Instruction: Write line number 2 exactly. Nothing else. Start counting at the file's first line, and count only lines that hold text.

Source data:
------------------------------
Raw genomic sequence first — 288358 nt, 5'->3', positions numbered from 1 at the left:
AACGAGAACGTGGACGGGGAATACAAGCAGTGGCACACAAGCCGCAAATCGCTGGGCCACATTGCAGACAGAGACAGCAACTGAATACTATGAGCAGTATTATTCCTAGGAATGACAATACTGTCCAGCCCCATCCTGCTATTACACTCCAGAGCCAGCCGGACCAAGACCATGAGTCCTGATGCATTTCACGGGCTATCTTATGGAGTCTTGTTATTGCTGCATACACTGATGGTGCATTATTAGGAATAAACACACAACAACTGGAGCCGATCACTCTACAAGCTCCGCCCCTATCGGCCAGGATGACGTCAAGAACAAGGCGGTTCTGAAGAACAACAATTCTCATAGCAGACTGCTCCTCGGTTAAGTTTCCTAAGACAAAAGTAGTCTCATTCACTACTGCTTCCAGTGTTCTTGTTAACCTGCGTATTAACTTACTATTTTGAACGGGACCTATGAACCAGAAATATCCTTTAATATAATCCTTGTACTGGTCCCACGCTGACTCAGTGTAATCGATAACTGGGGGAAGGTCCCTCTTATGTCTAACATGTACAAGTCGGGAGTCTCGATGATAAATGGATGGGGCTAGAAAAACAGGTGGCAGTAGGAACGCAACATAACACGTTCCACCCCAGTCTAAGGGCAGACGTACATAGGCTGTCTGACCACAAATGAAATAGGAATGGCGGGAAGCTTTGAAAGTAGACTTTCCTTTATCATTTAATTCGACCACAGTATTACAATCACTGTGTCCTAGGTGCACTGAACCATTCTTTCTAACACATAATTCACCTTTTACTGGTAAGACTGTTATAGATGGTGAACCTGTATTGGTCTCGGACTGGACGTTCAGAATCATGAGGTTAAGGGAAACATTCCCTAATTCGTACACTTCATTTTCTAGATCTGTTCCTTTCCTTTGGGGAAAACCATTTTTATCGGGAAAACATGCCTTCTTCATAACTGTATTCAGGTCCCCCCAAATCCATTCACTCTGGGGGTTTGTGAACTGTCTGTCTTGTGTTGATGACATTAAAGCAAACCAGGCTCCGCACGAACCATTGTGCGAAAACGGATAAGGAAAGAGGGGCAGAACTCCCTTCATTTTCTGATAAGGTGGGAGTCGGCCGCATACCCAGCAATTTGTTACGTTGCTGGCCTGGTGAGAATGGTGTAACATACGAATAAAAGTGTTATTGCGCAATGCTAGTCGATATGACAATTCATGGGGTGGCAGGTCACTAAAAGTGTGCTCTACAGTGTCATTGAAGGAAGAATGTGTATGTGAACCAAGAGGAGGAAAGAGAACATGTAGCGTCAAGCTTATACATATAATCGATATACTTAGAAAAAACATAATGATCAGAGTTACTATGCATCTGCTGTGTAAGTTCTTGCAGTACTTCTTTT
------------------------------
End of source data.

AACGAGAACGTGGACGGGGAATACAAGCAGTGGCACACAAGCCGCAAATCGCTGGGCCACATTGCAGACAGAGACAGCAACTGAATACTATGAGCAGTATTATTCCTAGGAATGACAATACTGTCCAGCCCCATCCTGCTATTACACTCCAGAGCCAGCCGGACCAAGACCATGAGTCCTGATGCATTTCACGGGCTATCTTATGGAGTCTTGTTATTGCTGCATACACTGATGGTGCATTATTAGGAATAAACACACAACAACTGGAGCCGATCACTCTACAAGCTCCGCCCCTATCGGCCAGGATGACGTCAAGAACAAGGCGGTTCTGAAGAACAACAATTCTCATAGCAGACTGCTCCTCGGTTAAGTTTCCTAAGACAAAAGTAGTCTCATTCACTACTGCTTCCAGTGTTCTTGTTAACCTGCGTATTAACTTACTATTTTGAACGGGACCTATGAACCAGAAATATCCTTTAATATAATCCTTGTACTGGTCCCACGCTGACTCAGTGTAATCGATAACTGGGGGAAGGTCCCTCTTATGTCTAACATGTACAAGTCGGGAGTCTCGATGATAAATGGATGGGGCTAGAAAAACAGGTGGCAGTAGGAACGCAACATAACACGTTCCACCCCAGTCTAAGGGCAGACGTACATAGGCTGTCTGACCACAAATGAAATAGGAATGGCGGGAAGCTTTGAAAGTAGACTTTCCTTTATCATTTAATTCGACCACAGTATTACAATCACTGTGTCCTAGGTGCACTGAACCATTCTTTCTAACACATAATTCACCTTTTACTGGTAAGACTGTTATAGATGGTGAACCTGTATTGGTCTCGGACTGGACGTTCAGAATCATGAGGTTAAGGGAAACATTCCCTAATTCGTACACTTCATTTTCTAGATCTGTTCCTTTCCTTTGGGGAAAACCATTTTTATCGGGAAAACATGCCTTCTTCATAACTGTATTCAGGTCCCCCCAAATCCATTCACTCTGGGGGTTTGTGAACTGTCTGTCTTGTGTTGATGACATTAAAGCAAACCAGGCTCCGCACGAACCATTGTGCGAAAACGGATAAGGAAAGAGGGGCAGAACTCCCTTCATTTTCTGATAAGGTGGGAGTCGGCCGCATACCCAGCAATTTGTTACGTTGCTGGCCTGGTGAGAATGGTGTAACATACGAATAAAAGTGTTATTGCGCAATGCTAGTCGATATGACAATTCATGGGGTGGCAGGTCACTAAAAGTGTGCTCTACAGTGTCATTGAAGGAAGAATGTGTATGTGAACCAAGAGGAGGAAAGAGAACATGTAGCGTCAAGCTTATACATATAATCGATATACTTAGAAAAAACATAATGATCAGAGTTACTATGCATCTGCTGTGTAAGTTCTTGCAGTACTTCTTTT